If this hypothesis is right, then the construction couldn't work for something like 'crying' because it does not denote a movement. So perhaps one must say:

Der Frosch kam weinend nach Hause.

My questions are:

  • Does the quote from the Grimms represent common German usage?

  • What is the psychological account of that usage? (I mean, can you make it intuitive to an English speaker? Like I've tried.)

  • What are the limits on the usage? For example, could one also have used a form of "kriechend" in the quote, or is "gekrochen" the only permissible form? Does what is permitted or mandatory depend on whether the verb denotes a movement (per my hypothesis)?

Particularly critical for me would be whether it is permissible to substitute "heraufkriechend" for "heraufgekrochen" in the quoted passage.

Thank you very much.

Postscript: Based on the answers that the construction is limited to "kommen" I have changed the title to the present one above. (The original title was: When does one use a German 'Verb + Past Participle' construction?) Thanks again for the insightful answers.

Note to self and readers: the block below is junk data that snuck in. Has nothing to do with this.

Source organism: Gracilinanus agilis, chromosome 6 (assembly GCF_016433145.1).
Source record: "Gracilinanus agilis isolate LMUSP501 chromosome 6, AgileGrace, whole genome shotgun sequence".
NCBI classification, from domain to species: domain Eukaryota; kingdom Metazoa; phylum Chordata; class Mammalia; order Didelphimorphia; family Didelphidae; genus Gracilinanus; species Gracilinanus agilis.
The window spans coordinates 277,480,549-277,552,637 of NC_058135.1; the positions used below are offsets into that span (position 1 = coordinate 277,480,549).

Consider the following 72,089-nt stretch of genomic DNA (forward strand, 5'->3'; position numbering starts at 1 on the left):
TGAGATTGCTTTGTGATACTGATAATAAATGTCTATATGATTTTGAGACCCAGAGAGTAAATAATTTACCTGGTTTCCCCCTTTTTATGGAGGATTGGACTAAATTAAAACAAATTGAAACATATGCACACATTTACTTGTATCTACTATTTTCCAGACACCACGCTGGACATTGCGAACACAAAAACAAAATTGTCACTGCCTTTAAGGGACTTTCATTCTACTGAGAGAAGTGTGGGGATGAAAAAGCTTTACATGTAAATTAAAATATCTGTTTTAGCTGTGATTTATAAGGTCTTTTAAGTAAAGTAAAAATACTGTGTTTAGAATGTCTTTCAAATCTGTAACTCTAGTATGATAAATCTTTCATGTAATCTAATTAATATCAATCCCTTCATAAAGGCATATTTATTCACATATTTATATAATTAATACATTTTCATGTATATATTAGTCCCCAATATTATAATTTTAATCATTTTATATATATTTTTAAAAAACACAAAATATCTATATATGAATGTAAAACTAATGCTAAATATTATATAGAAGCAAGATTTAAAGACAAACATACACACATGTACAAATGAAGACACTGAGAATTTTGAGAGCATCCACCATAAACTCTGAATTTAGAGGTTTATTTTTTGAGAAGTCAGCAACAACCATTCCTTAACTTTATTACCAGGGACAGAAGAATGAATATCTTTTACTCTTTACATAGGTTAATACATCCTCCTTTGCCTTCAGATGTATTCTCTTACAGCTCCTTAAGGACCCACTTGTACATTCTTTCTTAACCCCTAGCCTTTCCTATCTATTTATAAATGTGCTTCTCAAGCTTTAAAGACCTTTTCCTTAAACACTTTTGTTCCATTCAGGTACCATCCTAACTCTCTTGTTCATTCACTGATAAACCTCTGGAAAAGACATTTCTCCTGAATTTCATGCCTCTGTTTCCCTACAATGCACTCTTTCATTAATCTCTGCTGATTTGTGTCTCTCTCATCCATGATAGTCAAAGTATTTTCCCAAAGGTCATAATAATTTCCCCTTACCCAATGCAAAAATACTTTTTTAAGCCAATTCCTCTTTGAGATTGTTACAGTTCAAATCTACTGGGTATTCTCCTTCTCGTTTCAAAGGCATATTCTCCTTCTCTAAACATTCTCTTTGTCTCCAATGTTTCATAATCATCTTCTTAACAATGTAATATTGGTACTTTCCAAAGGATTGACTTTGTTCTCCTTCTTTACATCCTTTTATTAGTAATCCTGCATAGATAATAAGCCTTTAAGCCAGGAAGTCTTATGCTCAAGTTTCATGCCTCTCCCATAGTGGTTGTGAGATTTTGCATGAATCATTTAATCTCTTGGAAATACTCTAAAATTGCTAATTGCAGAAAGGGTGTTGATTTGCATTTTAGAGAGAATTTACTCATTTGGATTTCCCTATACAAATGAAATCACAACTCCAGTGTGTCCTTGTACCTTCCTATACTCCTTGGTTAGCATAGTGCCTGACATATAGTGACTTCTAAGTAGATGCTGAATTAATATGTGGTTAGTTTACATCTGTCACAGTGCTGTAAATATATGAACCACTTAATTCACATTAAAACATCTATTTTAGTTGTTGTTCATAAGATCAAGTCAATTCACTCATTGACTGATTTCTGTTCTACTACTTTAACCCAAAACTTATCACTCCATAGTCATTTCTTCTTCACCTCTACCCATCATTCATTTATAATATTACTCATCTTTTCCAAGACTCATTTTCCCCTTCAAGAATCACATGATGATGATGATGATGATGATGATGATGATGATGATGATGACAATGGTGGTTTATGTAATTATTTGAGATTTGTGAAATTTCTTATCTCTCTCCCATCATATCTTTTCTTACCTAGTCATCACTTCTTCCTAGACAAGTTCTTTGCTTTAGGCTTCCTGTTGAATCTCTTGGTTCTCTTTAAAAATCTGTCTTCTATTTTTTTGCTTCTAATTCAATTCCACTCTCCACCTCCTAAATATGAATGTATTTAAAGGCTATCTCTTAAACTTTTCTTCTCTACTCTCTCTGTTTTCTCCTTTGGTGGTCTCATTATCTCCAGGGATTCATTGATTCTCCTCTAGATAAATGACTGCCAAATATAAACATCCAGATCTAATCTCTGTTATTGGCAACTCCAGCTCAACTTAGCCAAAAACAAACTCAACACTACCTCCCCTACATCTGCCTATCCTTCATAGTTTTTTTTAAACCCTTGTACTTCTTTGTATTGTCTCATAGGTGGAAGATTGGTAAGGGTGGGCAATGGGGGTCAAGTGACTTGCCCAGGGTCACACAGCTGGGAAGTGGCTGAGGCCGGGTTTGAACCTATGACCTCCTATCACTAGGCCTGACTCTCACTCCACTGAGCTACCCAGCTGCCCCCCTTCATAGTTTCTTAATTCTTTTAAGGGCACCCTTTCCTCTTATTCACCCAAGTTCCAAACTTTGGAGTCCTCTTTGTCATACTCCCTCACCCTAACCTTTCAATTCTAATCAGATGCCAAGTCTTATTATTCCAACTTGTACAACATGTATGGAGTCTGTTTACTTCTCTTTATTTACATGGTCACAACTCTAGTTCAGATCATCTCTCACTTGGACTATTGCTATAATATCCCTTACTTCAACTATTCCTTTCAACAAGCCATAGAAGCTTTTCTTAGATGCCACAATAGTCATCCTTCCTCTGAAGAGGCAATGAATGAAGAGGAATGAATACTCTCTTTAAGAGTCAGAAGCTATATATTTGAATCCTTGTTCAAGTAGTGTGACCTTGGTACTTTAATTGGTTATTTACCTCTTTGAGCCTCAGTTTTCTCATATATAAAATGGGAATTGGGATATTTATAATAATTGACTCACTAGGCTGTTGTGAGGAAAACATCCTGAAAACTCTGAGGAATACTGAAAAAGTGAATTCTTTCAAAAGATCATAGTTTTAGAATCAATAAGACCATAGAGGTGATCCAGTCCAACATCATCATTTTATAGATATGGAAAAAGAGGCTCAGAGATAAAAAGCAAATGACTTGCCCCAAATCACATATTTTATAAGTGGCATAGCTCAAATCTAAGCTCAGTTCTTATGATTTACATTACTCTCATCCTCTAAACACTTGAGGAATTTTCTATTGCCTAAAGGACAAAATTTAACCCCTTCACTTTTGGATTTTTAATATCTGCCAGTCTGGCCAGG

• As you know, there's no Progressive form in German. We use this as a substitute of sorts. Yes, it's very common. – Ingmar Jun 19 '14 at 7:15
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    Note that The frog did not literally cry its way home, but it crawled up the stairs. – Carsten S Jun 19 '14 at 7:17
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1) Yes, "kriechen" denotes movement, and therefore replacing "sein" with "kommen" indicates that this movement is towards the speaker. Actually, "kommen" and a verb of movement is the only example of this construction I can think of at the moment: geflogen kommen ("Kommt ein Vogel geflogen"), gelaufen kommen, ... It works for all tenses: Er kommt geflogen, er kam geflogen, er ist geflogen (ge)kommen [Ersatzinfinitiv], ...

2) "Der Frosch kam weinend nach Hause" is correct and the only way to phrase it, "Der Frosch kam geweint" is wrong. This construction with a P.P.A. is general and works for a wide range of main verbs and participles, as in English. The participle is more like an adjective in these constructions.